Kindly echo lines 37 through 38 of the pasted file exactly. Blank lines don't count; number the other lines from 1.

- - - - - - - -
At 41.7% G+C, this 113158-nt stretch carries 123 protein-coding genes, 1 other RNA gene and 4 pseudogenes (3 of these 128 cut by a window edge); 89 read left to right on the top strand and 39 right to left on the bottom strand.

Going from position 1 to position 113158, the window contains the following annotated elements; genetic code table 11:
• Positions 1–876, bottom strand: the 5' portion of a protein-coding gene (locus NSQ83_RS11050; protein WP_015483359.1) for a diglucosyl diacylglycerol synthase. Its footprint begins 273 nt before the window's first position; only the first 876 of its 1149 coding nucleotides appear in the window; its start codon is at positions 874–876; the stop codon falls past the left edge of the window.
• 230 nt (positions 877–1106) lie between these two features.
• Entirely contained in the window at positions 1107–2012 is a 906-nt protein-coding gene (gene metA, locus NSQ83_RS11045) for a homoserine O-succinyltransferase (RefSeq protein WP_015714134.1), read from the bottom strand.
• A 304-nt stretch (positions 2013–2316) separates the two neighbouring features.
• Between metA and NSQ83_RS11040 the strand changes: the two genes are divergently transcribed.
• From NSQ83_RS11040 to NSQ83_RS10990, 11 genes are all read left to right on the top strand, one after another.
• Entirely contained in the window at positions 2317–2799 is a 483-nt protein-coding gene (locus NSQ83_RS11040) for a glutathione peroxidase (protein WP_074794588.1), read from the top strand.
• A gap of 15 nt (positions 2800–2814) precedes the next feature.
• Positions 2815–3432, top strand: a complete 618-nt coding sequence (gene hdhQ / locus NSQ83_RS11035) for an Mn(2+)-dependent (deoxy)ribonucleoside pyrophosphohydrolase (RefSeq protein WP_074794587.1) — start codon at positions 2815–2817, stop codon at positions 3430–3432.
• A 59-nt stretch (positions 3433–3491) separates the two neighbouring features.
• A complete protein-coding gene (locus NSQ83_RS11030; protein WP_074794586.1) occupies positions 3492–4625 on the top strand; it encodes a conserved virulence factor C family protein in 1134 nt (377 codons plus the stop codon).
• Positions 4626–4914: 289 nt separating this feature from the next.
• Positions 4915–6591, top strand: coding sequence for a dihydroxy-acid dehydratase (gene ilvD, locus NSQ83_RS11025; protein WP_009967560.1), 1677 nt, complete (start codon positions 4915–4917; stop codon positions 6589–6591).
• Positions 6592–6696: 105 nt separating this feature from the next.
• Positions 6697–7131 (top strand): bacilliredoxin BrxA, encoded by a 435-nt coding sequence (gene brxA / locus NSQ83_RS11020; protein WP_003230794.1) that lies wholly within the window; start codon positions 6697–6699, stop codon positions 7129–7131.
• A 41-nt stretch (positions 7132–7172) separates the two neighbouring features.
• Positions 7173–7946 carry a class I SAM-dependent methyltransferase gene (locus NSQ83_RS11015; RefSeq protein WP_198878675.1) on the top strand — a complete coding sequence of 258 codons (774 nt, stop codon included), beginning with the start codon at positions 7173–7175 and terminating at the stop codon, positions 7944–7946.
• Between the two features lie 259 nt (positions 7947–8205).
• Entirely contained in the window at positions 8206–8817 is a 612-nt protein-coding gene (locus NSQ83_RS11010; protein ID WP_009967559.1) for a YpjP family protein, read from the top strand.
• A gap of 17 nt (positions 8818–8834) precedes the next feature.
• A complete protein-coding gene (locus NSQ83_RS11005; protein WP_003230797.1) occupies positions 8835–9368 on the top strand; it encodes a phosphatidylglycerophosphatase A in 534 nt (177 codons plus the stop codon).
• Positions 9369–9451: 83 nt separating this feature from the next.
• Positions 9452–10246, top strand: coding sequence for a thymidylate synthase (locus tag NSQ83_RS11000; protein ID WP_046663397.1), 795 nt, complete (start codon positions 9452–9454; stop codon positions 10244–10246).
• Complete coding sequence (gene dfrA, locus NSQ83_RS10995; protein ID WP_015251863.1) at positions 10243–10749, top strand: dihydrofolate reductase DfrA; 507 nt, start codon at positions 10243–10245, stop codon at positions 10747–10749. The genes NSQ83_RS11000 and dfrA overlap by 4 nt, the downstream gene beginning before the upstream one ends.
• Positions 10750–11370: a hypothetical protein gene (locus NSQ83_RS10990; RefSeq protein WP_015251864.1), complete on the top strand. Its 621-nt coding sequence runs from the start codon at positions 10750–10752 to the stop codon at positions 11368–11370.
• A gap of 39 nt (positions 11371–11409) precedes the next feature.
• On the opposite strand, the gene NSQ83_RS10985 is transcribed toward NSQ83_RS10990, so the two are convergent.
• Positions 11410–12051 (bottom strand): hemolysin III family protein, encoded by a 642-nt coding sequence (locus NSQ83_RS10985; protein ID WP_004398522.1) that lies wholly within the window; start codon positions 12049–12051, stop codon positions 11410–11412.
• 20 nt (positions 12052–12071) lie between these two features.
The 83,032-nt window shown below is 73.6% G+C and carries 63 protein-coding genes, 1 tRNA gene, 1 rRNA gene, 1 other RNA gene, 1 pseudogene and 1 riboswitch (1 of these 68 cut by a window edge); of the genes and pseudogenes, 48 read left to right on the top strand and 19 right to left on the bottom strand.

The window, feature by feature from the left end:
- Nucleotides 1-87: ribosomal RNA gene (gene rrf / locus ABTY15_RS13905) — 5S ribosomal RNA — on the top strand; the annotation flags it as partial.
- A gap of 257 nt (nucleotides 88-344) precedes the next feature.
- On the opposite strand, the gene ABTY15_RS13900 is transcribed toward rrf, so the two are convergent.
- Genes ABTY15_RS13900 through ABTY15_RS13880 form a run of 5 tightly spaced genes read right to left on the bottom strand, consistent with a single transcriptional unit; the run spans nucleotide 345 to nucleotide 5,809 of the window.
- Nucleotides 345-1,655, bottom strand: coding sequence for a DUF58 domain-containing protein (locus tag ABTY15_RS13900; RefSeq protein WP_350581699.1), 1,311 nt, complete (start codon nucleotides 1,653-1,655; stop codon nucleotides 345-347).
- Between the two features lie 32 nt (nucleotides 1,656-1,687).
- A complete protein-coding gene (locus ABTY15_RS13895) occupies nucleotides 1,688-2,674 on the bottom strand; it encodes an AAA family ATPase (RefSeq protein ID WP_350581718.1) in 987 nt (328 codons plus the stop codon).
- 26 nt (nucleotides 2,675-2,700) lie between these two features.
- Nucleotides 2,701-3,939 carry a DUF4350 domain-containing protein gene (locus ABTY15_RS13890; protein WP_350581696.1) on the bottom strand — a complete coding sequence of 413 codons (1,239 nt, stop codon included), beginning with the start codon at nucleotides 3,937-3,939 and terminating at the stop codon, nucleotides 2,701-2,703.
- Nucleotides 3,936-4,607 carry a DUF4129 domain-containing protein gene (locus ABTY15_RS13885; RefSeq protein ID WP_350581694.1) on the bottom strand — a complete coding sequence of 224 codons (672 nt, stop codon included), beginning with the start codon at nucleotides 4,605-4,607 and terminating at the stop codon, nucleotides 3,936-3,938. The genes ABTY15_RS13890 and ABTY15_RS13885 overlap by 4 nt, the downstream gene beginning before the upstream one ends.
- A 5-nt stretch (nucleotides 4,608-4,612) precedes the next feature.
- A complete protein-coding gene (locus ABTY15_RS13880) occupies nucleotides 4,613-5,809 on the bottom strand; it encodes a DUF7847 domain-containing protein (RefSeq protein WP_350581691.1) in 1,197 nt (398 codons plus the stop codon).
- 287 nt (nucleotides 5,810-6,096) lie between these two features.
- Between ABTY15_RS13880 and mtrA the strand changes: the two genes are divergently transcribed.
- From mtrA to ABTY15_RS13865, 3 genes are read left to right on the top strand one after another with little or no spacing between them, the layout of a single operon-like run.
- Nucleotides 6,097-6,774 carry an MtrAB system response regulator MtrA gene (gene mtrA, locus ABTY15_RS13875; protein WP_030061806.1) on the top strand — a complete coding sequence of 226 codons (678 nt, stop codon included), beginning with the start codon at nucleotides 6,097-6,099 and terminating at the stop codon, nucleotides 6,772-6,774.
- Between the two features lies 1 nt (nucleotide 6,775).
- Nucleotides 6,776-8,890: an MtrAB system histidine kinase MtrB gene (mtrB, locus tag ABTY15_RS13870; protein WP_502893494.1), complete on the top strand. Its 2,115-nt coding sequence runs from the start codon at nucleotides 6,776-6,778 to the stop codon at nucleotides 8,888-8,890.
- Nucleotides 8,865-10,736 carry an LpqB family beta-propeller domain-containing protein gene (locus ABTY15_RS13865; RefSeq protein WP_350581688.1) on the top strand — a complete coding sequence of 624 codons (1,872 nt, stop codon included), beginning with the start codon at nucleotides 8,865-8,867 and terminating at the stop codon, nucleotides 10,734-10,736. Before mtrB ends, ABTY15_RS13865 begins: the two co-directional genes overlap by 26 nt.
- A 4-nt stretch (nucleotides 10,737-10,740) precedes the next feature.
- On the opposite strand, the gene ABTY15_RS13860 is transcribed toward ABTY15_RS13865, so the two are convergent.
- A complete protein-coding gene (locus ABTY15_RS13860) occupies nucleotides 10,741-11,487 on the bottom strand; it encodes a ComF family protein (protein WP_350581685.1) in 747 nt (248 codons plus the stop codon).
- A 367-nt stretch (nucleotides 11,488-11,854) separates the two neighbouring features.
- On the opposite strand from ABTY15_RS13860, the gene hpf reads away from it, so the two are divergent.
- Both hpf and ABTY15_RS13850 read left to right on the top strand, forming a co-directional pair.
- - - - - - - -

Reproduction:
- Genes ABTY15_RS13900 through ABTY15_RS13880 form a run of 5 tightly spaced genes read right to left on the bottom strand, consistent with a single transcriptional unit; the run spans nucleotide 345 to nucleotide 5,809 of the window.
- Nucleotides 345-1,655, bottom strand: coding sequence for a DUF58 domain-containing protein (locus tag ABTY15_RS13900; RefSeq protein WP_350581699.1), 1,311 nt, complete (start codon nucleotides 1,653-1,655; stop codon nucleotides 345-347).